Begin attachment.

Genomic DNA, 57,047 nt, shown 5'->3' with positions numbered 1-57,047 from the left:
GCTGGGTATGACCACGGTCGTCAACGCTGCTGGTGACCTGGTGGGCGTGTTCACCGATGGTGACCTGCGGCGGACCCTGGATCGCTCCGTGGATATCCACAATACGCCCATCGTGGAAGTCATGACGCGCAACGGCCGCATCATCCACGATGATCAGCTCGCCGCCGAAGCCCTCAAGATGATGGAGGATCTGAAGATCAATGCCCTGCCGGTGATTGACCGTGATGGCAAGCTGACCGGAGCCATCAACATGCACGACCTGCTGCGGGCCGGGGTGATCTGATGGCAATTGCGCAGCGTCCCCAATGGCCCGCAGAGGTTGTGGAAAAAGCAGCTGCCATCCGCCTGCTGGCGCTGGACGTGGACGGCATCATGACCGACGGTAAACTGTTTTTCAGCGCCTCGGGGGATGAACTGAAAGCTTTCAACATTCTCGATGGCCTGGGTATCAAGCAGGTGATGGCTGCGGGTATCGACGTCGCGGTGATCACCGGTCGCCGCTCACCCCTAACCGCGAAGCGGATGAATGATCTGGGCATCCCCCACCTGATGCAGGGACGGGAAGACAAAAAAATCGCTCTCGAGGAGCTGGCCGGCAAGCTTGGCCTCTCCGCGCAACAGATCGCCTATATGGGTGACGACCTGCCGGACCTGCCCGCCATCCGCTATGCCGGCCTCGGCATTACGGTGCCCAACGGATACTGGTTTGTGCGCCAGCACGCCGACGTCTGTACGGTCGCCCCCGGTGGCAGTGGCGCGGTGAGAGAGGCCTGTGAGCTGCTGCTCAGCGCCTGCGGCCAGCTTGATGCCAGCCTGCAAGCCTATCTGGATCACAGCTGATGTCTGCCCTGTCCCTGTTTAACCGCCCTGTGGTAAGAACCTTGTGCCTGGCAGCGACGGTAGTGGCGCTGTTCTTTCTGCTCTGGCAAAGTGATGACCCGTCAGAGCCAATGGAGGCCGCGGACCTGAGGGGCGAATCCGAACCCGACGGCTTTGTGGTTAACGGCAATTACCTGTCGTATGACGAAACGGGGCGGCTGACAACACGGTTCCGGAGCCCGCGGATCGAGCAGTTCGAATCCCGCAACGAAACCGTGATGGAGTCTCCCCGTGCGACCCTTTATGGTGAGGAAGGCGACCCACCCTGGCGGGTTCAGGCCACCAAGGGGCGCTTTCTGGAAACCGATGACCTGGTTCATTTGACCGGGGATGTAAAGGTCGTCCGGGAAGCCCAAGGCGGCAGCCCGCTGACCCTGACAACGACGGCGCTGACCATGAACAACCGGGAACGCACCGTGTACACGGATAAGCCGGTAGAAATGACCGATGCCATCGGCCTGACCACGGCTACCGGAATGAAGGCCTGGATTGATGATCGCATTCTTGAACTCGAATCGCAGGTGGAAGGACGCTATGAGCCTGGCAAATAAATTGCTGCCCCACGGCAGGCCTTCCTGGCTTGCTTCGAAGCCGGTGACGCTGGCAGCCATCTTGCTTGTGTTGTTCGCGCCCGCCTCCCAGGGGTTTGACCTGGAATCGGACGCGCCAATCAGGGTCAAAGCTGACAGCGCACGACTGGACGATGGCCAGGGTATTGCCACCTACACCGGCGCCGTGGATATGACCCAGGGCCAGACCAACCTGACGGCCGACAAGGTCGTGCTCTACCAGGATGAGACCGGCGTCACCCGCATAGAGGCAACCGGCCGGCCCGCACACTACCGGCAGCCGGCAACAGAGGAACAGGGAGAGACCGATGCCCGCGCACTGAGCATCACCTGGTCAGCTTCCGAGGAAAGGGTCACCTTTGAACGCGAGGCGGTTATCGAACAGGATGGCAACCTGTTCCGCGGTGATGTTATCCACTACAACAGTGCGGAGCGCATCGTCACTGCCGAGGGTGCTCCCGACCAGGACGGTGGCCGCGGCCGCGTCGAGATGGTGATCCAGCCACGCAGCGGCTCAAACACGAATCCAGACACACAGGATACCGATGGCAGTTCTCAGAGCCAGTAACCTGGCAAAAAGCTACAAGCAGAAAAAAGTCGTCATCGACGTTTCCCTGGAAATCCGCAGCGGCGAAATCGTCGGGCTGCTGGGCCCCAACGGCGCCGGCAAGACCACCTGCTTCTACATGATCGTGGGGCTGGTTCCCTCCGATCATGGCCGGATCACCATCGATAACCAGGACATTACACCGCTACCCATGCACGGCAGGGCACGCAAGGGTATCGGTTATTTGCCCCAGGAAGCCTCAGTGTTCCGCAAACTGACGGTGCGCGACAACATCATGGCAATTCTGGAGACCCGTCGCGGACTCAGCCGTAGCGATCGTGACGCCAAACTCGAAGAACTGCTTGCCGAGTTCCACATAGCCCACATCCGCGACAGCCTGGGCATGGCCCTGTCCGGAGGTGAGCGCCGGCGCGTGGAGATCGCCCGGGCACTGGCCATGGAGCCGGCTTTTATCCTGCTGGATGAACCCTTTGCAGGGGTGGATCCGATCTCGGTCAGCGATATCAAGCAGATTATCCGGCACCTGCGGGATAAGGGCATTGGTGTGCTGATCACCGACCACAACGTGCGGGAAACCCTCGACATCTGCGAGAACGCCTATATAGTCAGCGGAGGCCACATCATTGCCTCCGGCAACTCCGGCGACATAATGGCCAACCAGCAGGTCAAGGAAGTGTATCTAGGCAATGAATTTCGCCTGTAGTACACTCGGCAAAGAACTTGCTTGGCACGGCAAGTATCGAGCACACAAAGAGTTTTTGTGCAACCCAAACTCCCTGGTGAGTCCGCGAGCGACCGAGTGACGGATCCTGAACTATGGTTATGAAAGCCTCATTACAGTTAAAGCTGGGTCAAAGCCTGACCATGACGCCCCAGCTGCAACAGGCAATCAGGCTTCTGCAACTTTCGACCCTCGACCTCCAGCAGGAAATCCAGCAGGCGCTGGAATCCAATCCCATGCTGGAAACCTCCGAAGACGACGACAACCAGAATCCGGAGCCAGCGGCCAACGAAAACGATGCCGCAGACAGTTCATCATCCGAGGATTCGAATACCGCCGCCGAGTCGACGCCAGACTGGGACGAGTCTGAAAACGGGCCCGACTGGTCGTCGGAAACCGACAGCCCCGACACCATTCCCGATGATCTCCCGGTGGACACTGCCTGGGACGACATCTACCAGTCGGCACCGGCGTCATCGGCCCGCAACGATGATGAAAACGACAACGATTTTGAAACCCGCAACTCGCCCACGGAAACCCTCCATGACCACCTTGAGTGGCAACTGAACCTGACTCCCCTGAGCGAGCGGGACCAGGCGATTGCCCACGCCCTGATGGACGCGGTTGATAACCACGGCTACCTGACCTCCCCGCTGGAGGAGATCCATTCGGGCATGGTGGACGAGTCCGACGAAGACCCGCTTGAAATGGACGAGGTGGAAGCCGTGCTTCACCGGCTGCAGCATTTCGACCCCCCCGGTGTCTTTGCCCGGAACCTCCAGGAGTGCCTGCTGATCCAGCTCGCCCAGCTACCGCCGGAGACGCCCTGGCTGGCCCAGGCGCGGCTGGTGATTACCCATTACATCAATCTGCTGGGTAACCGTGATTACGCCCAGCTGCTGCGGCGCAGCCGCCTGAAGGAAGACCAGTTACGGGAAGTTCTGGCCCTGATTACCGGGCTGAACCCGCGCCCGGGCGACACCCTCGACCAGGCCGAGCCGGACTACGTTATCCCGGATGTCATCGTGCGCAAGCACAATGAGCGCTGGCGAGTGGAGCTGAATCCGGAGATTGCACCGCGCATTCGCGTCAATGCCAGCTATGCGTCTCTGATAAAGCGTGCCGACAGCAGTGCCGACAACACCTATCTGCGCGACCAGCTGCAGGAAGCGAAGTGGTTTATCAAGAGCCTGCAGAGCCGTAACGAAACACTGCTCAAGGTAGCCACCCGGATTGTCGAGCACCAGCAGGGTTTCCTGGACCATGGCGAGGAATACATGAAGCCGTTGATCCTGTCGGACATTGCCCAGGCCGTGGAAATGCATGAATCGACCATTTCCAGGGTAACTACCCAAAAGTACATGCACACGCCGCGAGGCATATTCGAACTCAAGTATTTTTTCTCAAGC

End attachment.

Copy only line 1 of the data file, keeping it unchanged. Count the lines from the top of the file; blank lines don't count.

Genomic DNA, 57,047 nt, shown 5'->3' with positions numbered 1-57,047 from the left: